9th Annual Charity Ball a grand slam home run
DEVILS LAKE – A sunny evening set the tone at Ruger Park on Sep. 23. While burgers were being flipped and refreshments were getting served, elementary, middle and high school staff members from Devils Lake Public Schools played catch and took a couple of practice swings before the upcoming softball game.
Of course, the 9th Annual Charity Ball was not a game with only a handful of attendees. Instead, the event drew well north of 100 spectators, fans and event members alike.
Over the years, the Charity Ball has become a tradition of sorts. Since the event's inception 10 years ago, the idea was to associate a community member in need with the school district and raise funds for the community member in question. From business donations to funding raised from bake sales and silent auctions, the event has consistently racked in $10,000-15,000 every year.
This year, the event earnings went toward Jessly Beckstrand, a three-year-old battling brain cancer. From surgeries and six-and-a-half weeks of radiation to a 54-day stay in Fargo, Jessly's journey has been a lengthy one.
And so, the 9th Annual Charity Ball selected Jessly as the recipient for the expenses pooled together.
Debra Schoepp, Jessly's mother, was completely taken away by the community's generosity in setting up the event in Jessly's honor.
"It has been overwhelming," Schoepp said. "It is amazing they were willing to do this. My daughter was diagnosed at 10 months old with a brain tumor. She has had to have multiple surgeries, lots of chemotherapy, six-and-a-half weeks of radiation. All the time off work and all the trips to Fargo because that is the closest place that everything can be done for her. It is going to help us out a lot with the time away from work and travel expenses."
To Central Middle School English teacher Megan Wasness, the 9th Annual Charity Ball was an opportunity to help Jessly out and create a sense of family bonding with her and her family. Although the Charity Ball took the form of a basketball game in years previous, a softball game this time around still rounded the bases in getting the point across.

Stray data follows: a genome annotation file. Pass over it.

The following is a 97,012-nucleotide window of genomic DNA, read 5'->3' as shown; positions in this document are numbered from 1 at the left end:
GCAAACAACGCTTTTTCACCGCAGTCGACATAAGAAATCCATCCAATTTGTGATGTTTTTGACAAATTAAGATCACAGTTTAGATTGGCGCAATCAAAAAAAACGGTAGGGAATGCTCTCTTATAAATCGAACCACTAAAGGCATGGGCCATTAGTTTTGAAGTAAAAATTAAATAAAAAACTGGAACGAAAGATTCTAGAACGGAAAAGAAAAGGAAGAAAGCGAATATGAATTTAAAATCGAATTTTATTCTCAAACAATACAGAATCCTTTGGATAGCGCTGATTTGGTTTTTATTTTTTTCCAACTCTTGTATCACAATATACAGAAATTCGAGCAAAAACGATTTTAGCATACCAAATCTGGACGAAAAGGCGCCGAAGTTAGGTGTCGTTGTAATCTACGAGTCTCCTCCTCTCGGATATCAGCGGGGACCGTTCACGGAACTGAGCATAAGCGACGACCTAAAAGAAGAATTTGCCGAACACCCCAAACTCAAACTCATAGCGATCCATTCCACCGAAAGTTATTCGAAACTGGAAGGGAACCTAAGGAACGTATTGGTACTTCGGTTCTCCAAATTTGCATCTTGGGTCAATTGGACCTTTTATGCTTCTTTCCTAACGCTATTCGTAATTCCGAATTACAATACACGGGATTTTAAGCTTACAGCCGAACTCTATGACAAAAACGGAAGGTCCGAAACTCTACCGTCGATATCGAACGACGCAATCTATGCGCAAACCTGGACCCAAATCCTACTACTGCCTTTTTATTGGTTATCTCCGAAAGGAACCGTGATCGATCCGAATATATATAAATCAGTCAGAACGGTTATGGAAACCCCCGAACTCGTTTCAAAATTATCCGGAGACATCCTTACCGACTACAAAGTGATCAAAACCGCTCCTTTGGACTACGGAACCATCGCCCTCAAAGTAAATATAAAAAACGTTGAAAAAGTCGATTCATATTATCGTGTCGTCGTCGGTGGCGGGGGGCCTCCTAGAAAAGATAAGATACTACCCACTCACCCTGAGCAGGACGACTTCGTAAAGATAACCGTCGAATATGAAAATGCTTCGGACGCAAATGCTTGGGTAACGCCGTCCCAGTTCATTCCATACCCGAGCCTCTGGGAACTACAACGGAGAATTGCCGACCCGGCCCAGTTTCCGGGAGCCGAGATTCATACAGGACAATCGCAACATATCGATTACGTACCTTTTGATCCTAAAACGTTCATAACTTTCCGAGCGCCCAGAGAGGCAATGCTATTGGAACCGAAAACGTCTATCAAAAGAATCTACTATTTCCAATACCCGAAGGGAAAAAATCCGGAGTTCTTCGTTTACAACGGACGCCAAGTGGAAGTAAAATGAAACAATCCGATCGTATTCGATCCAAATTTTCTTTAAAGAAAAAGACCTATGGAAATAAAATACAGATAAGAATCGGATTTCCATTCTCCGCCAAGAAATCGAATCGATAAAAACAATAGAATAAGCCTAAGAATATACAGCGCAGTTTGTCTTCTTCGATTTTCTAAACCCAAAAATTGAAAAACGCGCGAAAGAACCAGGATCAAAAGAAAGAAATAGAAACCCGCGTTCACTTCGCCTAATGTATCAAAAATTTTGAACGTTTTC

"It brings together all of the schools," Wasness said. "We all pitch in and help. You can see all the people with concessions and the silent auction. We also reach out to businesses in the community for donations, and it is just overwhelming how many donations we get pouring in for our silent auction. If you go into the pavilion over there, you will see all the baskets and donations. It is awesome. For that person in our community, it is just great to see them get those funds they need for medical expenses or whatever it might be. It is a great way to bring everyone together and support someone."
As student-made posters and signs waved in the wind, each team found their athlete spirit of putting on a good show for Jessly after she ceremoniously threw out the first pitch Thursday evening.
Wasness could describe the experience in one simple word.
"Generosity," Wasness said. "It opens people's hearts and makes people give for no other reason than to simply give."
In Schoepp's mind, the event brought similar feelings of happiness. As she carried her daughter around the softball diamond, Schoepp stood in awe as the community continued to play the game and do it all in the name of her daughter.
From start to finish, Schoepp was blown away by the community response.
"It is very overwhelming to see the entire community come out and support us as a family and my daughter, especially," Schoepp said.